Review: Battle Of The Sexes fails to ace tennis grudge match
PUBLISHED: 08:48 24 November 2017 | UPDATED: 08:48 24 November 2017
Fox Searchlight Pictures/Melinda Sue Gordon
Husband and wife directors Jonathan Dayton and Valerie Faris serve-and-volley a dramatisation of the televised 1973 man v woman tennis match between Billie Jean King and Bobby Riggs, played by Emma Stone and Steve Carell.
Battle Of The Sexes (12A)
It may be a battle, but it’s not much of a battle. You’d expect this telling of the back story to the 1973 exhibition tennis match between the woman’s number one Billie Jean King (Emma Stone) and 55-year-old Bobby Riggs (Steve Carell) to be fixed, but the fix is less convincing then you’d imagine.
Every poster features Stone smiling benignly at Carell, and the film is much like the event it replays: it calls itself a battle but is really a friendly match.
Billie Jean and her ballsy manager Gladys Heldman (Sarah Silverman) are enraged when Jack Kramer (Bill Pullman), one of the founders of the Association of Tennis Professionals (ATP), announces the prize money for a forthcoming tournament heavily weighted in favour of the male players.
In retaliation, King spearheads the creation of the Women’s Tennis Association (WTA), including her fiercest rival, Margaret Court (Jessica McNamee).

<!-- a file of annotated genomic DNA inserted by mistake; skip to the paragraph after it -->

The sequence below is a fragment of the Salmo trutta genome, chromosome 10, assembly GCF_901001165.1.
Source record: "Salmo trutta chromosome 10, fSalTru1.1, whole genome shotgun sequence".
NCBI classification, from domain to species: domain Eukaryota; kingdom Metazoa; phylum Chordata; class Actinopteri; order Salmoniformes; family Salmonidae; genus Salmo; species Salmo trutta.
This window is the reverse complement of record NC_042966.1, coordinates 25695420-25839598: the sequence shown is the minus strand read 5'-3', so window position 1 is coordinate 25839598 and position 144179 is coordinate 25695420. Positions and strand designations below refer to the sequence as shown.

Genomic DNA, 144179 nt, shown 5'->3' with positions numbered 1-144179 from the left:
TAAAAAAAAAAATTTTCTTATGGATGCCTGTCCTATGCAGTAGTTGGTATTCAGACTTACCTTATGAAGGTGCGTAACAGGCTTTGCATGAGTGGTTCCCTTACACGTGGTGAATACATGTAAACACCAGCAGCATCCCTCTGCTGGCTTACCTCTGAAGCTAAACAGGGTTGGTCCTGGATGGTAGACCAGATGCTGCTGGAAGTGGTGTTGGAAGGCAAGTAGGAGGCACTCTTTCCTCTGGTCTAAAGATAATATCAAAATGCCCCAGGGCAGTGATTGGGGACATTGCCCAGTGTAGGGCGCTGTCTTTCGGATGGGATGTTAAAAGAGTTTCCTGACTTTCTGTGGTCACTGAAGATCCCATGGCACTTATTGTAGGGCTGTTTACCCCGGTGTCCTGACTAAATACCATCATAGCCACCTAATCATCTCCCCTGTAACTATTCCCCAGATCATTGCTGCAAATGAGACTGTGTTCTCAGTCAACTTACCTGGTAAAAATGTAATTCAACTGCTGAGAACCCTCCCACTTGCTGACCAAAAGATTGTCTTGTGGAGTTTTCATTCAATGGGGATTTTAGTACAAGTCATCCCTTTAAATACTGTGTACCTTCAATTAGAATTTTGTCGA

The women-only tour gains in popularity and former champion Bobby Riggs, now past his prime, issues a bold challenge to any female player to face him on the court.
Stone makes for a beguiling and compelling Billie Jean. She seems too slight to be the sportsman she portrays but, like Will Smith as Mohammed Ali, that works for her.
Her Velma from Scooby Doo look makes her more swotty than sporty.
Carell’s Riggs, a former Wimbledon champion resentful of playing for peanuts on the senior circuit, is more comic buffoon, but with some depth. Carell plays him as an opportunist who creates an Austin Powers persona to drum up business: he’s the man who put the show into the chauvinism.
It’s just as well that the film has these two great performances to centre on because every other character is a cypher. As a whole, the film gives audiences very little to get hold of. It’s a perfectly pleasant watch, but far too nice to carry any weight.
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